- Have confidence in your knowledge and experience
You might not have all the answers all the time. But nobody does and that’s ok. You have years of experience and knowledge behind you, so you need to have confidence in yourself.
- Just Start
Using this term makes me chuckle because it was the mantra of a business course I attended in Boston in 2013. But it’s SO TRUE! If you have a new business idea or product, start small, iterate, get feedback and grow it from there. All our best ideas have worked this way. And if it doesn’t work out, you’ve had a useful learning experience.
- Don’t be afraid to ask for help (and offer help!)
I’ve realised people are so willing to help you, whether that’s with contacts, information or ideas. And equally think about how you can give back to others who are on their own professional journey. You will, of course, have to prioritise what you ask for and what you offer, but always try to think about how you can be part of someone else’s solution. Having a coach to support your growth ambitions and your own personal mindset has been really helpful for me too. Continuing to grow as an individual is an important part of the business process.
- Be clear about management roles and responsibilities
This has been particularly true for us as two co-founders. In the very beginning we both wanted to be involved with every element of the business. But we’ve learnt this is not time efficient. We are slowly learning to relinquish control and divide and conquer. I find this hard but hopefully I am getting better at this.
- Have a clear plan but be flexible
We’ve benefitted from having really clear objectives about what we want to achieve each year, as well as clarity on what our activities and services are. We’ve made sure our team feeds into this and they feel part of the process. I have enjoyed working with the team on this and while I have had some very clear ideas about where I would like the organisation to go, co-creating our future direction of travel with the team has been valuable for them and me.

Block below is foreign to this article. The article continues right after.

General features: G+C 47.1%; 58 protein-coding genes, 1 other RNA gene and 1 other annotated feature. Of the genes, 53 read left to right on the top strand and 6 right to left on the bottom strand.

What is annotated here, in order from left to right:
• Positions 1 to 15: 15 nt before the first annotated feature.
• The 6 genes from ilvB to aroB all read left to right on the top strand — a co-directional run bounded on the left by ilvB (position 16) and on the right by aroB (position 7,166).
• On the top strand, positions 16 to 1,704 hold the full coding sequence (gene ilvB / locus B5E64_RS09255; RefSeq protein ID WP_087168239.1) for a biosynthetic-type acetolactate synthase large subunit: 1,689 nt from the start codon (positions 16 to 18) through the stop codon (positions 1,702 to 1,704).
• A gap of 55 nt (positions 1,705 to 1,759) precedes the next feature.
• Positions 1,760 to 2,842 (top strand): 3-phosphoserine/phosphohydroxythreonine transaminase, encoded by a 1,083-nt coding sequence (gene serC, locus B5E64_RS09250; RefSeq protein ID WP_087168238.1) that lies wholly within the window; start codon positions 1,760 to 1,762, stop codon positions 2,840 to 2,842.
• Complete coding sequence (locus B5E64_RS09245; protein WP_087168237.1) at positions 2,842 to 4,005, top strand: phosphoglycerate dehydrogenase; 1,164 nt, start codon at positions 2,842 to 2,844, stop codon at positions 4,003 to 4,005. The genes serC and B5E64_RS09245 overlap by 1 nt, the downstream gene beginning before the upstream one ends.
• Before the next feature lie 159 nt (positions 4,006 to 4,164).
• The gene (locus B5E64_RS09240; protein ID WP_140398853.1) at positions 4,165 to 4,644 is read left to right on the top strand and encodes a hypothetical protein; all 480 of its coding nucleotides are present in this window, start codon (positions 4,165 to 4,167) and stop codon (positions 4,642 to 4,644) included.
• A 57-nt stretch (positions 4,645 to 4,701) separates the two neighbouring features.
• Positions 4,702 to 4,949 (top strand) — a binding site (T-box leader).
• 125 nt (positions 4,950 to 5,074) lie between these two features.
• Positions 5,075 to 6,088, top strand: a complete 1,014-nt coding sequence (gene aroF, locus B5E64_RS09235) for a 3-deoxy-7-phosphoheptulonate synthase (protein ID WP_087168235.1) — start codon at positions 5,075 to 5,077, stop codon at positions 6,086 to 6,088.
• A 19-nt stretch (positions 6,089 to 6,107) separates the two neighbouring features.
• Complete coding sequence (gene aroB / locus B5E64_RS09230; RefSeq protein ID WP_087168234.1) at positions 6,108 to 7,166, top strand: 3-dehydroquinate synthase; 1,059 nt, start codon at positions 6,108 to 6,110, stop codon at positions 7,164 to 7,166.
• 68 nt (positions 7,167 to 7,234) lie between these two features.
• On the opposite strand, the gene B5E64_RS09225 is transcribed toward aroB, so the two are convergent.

- Keep iterating and moving forward
Listen to your customers, talk to them and get feedback about what’s working and what’s not. I feel we should still be doing more of this. We learn so much about the market and what’s most helpful by asking for regular feedback, and it’s enabled us to develop new and different products to best service our clients’ needs.
As we move into our fourth year of operation, flexible working is still a priority subject for employers. Getting it right is so important because 84% of people in Scotland either have or want flex. Employers need to keep focusing on what they’re offering and whether it’s hitting the mark with employees and the business. In particular, I think hybrid working will continue to be a big focus for many employers as they shift to more permanent models.
There’s also a growing focus on more flex for people in frontline roles where traditionally levels of flexible working have been low. This is an area I am very interested in because many of these roles are lower income, and poverty alleviation has been a continuous thread throughout my career. I’d like to continue making a contribution to changing people’s lives for the better through more flexible working for ALL jobs.
So, we’ll keep going and keep turning that wheel.